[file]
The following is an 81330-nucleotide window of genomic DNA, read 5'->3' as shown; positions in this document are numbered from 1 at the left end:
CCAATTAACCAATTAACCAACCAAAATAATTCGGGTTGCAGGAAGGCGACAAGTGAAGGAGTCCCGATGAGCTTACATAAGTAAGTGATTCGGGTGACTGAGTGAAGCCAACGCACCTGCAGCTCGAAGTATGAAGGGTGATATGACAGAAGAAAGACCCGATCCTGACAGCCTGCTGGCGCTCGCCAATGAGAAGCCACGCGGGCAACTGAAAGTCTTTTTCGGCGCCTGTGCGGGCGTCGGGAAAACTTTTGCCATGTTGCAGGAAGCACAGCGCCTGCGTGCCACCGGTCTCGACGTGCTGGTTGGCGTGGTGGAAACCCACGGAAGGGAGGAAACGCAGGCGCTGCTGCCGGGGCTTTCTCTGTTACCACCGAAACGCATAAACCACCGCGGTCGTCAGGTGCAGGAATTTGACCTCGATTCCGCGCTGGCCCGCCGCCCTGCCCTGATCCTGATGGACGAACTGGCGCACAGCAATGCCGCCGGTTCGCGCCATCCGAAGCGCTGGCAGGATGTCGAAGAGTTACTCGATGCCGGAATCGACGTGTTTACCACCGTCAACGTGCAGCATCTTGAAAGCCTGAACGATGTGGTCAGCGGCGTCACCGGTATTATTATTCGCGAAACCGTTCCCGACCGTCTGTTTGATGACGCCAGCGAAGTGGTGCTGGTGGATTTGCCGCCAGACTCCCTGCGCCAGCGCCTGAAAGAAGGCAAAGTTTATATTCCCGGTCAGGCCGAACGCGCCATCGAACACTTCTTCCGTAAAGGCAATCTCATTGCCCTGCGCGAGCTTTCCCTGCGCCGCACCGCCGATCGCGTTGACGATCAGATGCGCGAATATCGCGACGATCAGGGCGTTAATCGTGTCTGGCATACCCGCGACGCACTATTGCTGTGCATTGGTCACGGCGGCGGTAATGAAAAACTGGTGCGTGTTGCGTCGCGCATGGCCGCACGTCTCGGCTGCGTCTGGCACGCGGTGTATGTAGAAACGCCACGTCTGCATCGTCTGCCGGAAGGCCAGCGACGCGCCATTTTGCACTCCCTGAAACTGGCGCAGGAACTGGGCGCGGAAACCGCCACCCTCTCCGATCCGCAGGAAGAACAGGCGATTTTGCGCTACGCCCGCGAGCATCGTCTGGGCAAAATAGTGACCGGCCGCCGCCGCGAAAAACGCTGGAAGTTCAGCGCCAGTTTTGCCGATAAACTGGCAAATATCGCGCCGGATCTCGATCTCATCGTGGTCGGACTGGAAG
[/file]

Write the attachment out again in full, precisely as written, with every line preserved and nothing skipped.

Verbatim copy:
The following is an 81330-nucleotide window of genomic DNA, read 5'->3' as shown; positions in this document are numbered from 1 at the left end:
CCAATTAACCAATTAACCAACCAAAATAATTCGGGTTGCAGGAAGGCGACAAGTGAAGGAGTCCCGATGAGCTTACATAAGTAAGTGATTCGGGTGACTGAGTGAAGCCAACGCACCTGCAGCTCGAAGTATGAAGGGTGATATGACAGAAGAAAGACCCGATCCTGACAGCCTGCTGGCGCTCGCCAATGAGAAGCCACGCGGGCAACTGAAAGTCTTTTTCGGCGCCTGTGCGGGCGTCGGGAAAACTTTTGCCATGTTGCAGGAAGCACAGCGCCTGCGTGCCACCGGTCTCGACGTGCTGGTTGGCGTGGTGGAAACCCACGGAAGGGAGGAAACGCAGGCGCTGCTGCCGGGGCTTTCTCTGTTACCACCGAAACGCATAAACCACCGCGGTCGTCAGGTGCAGGAATTTGACCTCGATTCCGCGCTGGCCCGCCGCCCTGCCCTGATCCTGATGGACGAACTGGCGCACAGCAATGCCGCCGGTTCGCGCCATCCGAAGCGCTGGCAGGATGTCGAAGAGTTACTCGATGCCGGAATCGACGTGTTTACCACCGTCAACGTGCAGCATCTTGAAAGCCTGAACGATGTGGTCAGCGGCGTCACCGGTATTATTATTCGCGAAACCGTTCCCGACCGTCTGTTTGATGACGCCAGCGAAGTGGTGCTGGTGGATTTGCCGCCAGACTCCCTGCGCCAGCGCCTGAAAGAAGGCAAAGTTTATATTCCCGGTCAGGCCGAACGCGCCATCGAACACTTCTTCCGTAAAGGCAATCTCATTGCCCTGCGCGAGCTTTCCCTGCGCCGCACCGCCGATCGCGTTGACGATCAGATGCGCGAATATCGCGACGATCAGGGCGTTAATCGTGTCTGGCATACCCGCGACGCACTATTGCTGTGCATTGGTCACGGCGGCGGTAATGAAAAACTGGTGCGTGTTGCGTCGCGCATGGCCGCACGTCTCGGCTGCGTCTGGCACGCGGTGTATGTAGAAACGCCACGTCTGCATCGTCTGCCGGAAGGCCAGCGACGCGCCATTTTGCACTCCCTGAAACTGGCGCAGGAACTGGGCGCGGAAACCGCCACCCTCTCCGATCCGCAGGAAGAACAGGCGATTTTGCGCTACGCCCGCGAGCATCGTCTGGGCAAAATAGTGACCGGCCGCCGCCGCGAAAAACGCTGGAAGTTCAGCGCCAGTTTTGCCGATAAACTGGCAAATATCGCGCCGGATCTCGATCTCATCGTGGTCGGACTGGAAG